How can the G20 support the multilateral trading system? China’s contribution

by Xinquan Tu, Naijiang Wang, 
February 2016

Since the introduction of the institution of G20 summits in 2008, these talks have emerged as a new global governance mechanism out of a crisis-management emergency, serving to carry forward the G20 as the hub of global economic governance. Trade and investment issues have growing importance in these changes. The issues of trade governance were initially raised in the G20 in an effort to stand against trade protectionism. As a result, the WTO did well in avoiding trade protectionism after the financial crisis. But the Doha Round has not reached a successful close, partly due to failure on behalf of the G20 to provide stronger political guidance.

In 2016, China will chair the G20 summit. Since joining the WTO in 2001, China has become one of the most important members in the WTO and in global economic governance. This is the first time that China hosts a high-level forum of global governance. In order to show China’s responsibility as the world’s biggest trader of goods, China should put forward positive initiatives, as well as constructive and feasible policy proposals to support the multilateral trading system at this summit.

Previous G20 meetings have regularly stood in favour of the multilateral trading system since 2008. In general, this support of the multilateral trading system is reflected in four aspects. First, the G20 stood against trade protectionism and strengthened the WTO’s function, which extended the existing moratorium on new trade restrictions and protectionist measures. Tariffs proliferated and trade remedy measures such as anti-dumping and countervailing duties reached a peak in 2009. But the frequency of these measures declined sharply in the next few years, so they did not have much negative impact on economic recovery. From a practical standpoint, the G20 had reached the expected target in controlling trade protectionism and preventing trade war.

Second, in support of the Doha Round, the G20 pledged assistance to the WTO with the objective of achieving positive results as early as possible at each summit. Moreover, the G20 provided guidance for ministerial talks and even made a clear timetable. But the leaders of the G20 did not extend the discussions on these issues further. All the commitments made by the G20 were principled and lacked explicit roadmaps and schemes. Insufficient attention to the Doha Round and trade issues meant that the G20 hardly reached any substantial achievements in promoting the Doha Round.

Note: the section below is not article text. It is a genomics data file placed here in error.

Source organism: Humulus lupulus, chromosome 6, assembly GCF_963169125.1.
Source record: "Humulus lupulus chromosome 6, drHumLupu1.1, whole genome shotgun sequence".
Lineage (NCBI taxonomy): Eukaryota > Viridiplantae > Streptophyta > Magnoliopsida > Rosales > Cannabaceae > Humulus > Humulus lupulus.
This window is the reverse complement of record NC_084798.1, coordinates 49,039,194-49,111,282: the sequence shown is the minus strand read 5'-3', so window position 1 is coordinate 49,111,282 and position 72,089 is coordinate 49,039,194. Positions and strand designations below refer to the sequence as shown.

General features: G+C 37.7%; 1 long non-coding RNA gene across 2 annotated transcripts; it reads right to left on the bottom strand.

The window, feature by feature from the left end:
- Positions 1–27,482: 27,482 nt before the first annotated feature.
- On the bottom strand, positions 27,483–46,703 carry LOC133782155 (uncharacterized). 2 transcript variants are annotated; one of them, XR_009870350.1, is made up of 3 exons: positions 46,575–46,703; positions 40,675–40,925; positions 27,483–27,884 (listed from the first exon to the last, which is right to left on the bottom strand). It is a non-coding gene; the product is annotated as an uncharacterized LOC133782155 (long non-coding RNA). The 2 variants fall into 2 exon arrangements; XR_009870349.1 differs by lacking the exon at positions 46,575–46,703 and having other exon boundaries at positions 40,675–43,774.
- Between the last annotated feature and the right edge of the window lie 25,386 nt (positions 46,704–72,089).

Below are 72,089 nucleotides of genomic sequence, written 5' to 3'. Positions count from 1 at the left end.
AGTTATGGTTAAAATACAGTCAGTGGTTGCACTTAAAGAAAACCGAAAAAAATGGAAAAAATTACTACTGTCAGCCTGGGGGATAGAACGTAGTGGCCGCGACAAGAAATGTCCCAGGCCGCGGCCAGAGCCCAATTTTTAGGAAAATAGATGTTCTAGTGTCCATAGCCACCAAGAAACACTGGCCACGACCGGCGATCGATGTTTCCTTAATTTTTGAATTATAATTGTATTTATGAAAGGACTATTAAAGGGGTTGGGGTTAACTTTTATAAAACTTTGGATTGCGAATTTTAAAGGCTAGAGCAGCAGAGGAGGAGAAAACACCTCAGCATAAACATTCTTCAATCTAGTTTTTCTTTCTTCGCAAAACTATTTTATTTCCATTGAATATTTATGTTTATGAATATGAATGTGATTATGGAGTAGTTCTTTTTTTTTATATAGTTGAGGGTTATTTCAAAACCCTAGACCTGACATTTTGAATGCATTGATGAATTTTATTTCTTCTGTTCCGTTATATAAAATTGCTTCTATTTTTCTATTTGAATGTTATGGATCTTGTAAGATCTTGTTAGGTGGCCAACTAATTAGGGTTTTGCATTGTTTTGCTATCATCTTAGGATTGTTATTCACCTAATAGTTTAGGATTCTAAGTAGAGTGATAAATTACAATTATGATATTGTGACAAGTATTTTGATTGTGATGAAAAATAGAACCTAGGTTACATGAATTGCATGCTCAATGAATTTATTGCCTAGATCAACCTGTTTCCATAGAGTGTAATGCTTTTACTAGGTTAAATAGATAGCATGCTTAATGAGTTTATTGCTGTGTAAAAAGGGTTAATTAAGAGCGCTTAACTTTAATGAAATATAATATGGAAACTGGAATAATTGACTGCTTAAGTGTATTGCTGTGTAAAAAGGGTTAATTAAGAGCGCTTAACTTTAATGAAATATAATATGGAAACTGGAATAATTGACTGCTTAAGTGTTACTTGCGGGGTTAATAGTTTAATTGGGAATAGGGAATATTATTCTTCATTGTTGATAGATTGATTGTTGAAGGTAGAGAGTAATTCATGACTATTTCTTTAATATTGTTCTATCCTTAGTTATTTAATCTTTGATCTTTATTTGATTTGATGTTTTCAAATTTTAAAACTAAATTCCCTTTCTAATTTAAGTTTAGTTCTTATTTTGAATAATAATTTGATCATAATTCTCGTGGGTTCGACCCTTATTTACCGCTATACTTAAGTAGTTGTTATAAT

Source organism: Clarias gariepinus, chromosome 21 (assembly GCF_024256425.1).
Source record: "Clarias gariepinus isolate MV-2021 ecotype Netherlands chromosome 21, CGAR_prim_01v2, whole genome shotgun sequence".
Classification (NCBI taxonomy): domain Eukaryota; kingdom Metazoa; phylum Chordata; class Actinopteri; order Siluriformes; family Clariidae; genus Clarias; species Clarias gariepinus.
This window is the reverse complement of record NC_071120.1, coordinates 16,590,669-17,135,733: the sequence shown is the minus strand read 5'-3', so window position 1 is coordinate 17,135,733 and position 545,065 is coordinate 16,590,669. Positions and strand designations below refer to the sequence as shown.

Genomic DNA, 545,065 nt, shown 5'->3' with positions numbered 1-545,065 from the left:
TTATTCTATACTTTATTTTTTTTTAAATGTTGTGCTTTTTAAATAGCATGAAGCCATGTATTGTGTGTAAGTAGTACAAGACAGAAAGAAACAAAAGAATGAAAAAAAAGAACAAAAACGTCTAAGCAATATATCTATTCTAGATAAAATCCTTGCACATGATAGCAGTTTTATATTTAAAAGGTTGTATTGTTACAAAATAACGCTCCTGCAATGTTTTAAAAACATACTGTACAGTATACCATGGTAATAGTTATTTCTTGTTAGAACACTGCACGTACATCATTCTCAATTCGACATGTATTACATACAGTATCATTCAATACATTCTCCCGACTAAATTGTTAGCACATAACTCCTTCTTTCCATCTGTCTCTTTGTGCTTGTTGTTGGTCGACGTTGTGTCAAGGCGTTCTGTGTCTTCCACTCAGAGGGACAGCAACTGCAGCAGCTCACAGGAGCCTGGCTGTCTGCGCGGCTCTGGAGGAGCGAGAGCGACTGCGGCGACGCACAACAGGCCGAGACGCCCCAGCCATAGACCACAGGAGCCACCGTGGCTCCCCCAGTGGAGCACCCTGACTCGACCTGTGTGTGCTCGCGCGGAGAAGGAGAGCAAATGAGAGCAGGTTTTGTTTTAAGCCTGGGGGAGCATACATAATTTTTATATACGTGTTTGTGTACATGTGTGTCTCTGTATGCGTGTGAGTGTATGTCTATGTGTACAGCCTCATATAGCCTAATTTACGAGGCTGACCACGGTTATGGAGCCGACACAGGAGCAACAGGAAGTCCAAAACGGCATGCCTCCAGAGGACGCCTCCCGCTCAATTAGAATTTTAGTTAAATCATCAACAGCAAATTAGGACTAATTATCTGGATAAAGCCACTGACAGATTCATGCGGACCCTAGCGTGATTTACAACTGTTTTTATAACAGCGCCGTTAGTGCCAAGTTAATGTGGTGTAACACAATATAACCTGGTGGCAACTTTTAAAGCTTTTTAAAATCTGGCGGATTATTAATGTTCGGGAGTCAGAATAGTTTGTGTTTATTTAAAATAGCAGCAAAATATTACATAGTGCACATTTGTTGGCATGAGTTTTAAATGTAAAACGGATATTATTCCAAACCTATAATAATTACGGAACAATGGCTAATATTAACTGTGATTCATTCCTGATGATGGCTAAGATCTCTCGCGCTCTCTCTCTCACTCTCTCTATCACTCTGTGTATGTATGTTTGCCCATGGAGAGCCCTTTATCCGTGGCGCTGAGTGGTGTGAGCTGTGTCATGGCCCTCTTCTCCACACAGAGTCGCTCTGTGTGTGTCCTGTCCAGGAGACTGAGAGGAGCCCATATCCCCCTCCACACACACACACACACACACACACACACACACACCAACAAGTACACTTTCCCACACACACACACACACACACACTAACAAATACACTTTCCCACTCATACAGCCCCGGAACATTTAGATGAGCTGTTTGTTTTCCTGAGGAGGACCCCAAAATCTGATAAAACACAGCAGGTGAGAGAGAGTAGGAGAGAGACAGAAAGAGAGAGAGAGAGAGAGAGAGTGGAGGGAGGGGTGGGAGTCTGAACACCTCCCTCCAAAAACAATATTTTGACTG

Thirdly, the issue of coordinating bilateral, regional and plurilateral trade agreements was mentioned in Brisbane summit and Antalya summit. The G20 no longer considered the WTO as the only, most important approach to achieve liberalization of trade. Bilateral, regional and plurilateral trade agreements are feasible options to trade liberalization provided that other trade agreements are coordinated and compatible with the WTO.

The fourth aspect is to support basic functions of the WTO. The G20 emphasized its support for the WTO’s work, such as dispute settlement mechanism, at the Mexico summit. At the Brisbane summit, the G20 also proposed Aid for Trade plans.

In general, the G20 has always granted attention to the WTO. The value of the WTO has also been acknowledged by the G20 leaders. As the G20 gradually shifts to a regular global economic governance mechanism, it should pay more attention to trade and investment issues. Particularly in recent years, the sharp decline in trade growth has become an enormous potential crisis to the development of the world economy. However, the multilateral trading system is ignored by certain core WTO members, including the United States. They exhibit a preference for huge regional trade agreements (RTAs), which presents the G20 with more challenges in promoting the multilateral trading system. China, the largest beneficiary of the WTO and largest trading country, will chair the G20 summit in 2016. To ensure the success of the G20 meeting and help with the development of the multilateral trading system, China should have courage and wisdom to cope with these issues.